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FDSOI process technology for subthreshold-operation ultra-low power electronics

Published in:
ECS Meeting, 1 May 2011 (in: Adv. Semiconductor-on-Insulator Technol. Rel. Phys., Vol. 35, No. 5, 2011, pp. 179-188).
Topic:

Summary

Ultralow-power electronics will expand the technological capability of handheld and wireless devices by dramatically improving battery life and portability. In addition to innovative low-power design techniques, a complementary process technology is required to enable the highest performance devices possible while maintaining extremely low power consumption. Transistors optimized for subthreshold operation at 0.3 V may achieve a 97% reduction in switching energy compared to conventional transistors. The process technology described in this article takes advantage of the capacitance and performance benefits of thin-body silicon-on-insulator devices, combined with a workfunction engineered mid-gap metal gate.
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Summary

Ultralow-power electronics will expand the technological capability of handheld and wireless devices by dramatically improving battery life and portability. In addition to innovative low-power design techniques, a complementary process technology is required to enable the highest performance devices possible while maintaining extremely low power consumption. Transistors optimized for subthreshold operation...

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Work-function-tuned TiN metal gate FDSOI transistors for subthreshold operation

Published in:
IEEE Trans. Electron Devices, Vol. 58, No. 2, February 2011, pp. 419-426.

Summary

The effective work function of a reactively sputtered TiN metal gate is shown to be tunable from 4.30 to 4.65 eV. The effective work function decreases with nitrogen flow during reactive sputter deposition. Nitrogen annealing increases the effective work function and reduces Dit. Thinner TiN improves the variation in effective work function and reduces gate dielectric charge. Doping of the polysilicon above the TiN metal gate with B or P has negligible effect on the effective work function. The work-function-tuned TiN is integrated into ultralow-power fully depleted silicon-on-insulator CMOS transistors optimized for subthreshold operation at 0.3 V. The following performance metrics are achieved: 64-80-mV/dec subthreshold swing, PMOS/NMOS on-current ratio near 1, 71% reduction inCgd, and 55% reduction in Vt variation when compared with conventional transistors, although significant short-channel effects are observed.
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Summary

The effective work function of a reactively sputtered TiN metal gate is shown to be tunable from 4.30 to 4.65 eV. The effective work function decreases with nitrogen flow during reactive sputter deposition. Nitrogen annealing increases the effective work function and reduces Dit. Thinner TiN improves the variation in effective...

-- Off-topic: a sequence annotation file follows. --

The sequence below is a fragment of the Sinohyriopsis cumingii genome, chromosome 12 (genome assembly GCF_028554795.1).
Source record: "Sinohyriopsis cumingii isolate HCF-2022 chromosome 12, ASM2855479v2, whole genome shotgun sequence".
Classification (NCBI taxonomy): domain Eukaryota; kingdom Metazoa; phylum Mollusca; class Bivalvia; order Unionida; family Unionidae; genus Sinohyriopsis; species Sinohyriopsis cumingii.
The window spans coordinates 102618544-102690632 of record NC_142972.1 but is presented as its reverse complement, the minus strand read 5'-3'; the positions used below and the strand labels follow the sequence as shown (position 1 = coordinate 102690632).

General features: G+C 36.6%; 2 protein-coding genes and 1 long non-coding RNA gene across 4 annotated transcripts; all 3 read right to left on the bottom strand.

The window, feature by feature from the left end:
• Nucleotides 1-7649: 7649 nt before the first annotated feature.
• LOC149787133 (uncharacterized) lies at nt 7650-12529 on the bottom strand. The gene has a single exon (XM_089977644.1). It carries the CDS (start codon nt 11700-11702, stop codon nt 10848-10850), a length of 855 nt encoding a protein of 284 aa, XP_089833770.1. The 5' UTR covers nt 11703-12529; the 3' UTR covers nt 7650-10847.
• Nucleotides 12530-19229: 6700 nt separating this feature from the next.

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Improvement of SOI MOSFET RF performance by implant optimization

Published in:
IEEE Microw. Wirel. Compon. Lett., Vol. 20, No. 5, May 2010, pp. 271-273.

Summary

The characteristics of silicon on insulator MOSFETs are modified to enhance the RF performance by varying channel implants. Without adding new masks or fabrication steps to the standard CMOS process, this approach can be easily applied in standard foundry fabrication. The transconductance, output resistance, and breakdown voltage can be increased by eliminating channel and drain extension implants. As a result, the fmax of the modified n-MOSFET with a 150 nm gate length exceeds 120 GHz, showing a 20% improvement over the standard MOSFET for digital circuits on the same wafer.
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Summary

The characteristics of silicon on insulator MOSFETs are modified to enhance the RF performance by varying channel implants. Without adding new masks or fabrication steps to the standard CMOS process, this approach can be easily applied in standard foundry fabrication. The transconductance, output resistance, and breakdown voltage can be increased...

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FDSOI process technology for subthreshold-operation ultralow-power electronics

Published in:
Proc. of the IEEE, Vol. 98, No. 2, February 2010, pp. 333-342.
Topic:

Summary

Ultralow-power electronics will expand the technological capability of handheld and wireless devices by dramatically improving battery life and portability. In addition to innovative low-power design techniques, a complementary process technology is required to enable the highest performance devices possible while maintaining extremely low power consumption. Transistors optimized for subthreshold operation at 0.3 V may achieve a 97% reduction in switching energy compared to conventional transistors. The process technology described in this article takes advantage of the capacitance and performance benefits of thin-body silicon-oninsulator devices, combined with a workfunction engineered mid-gap metal gate.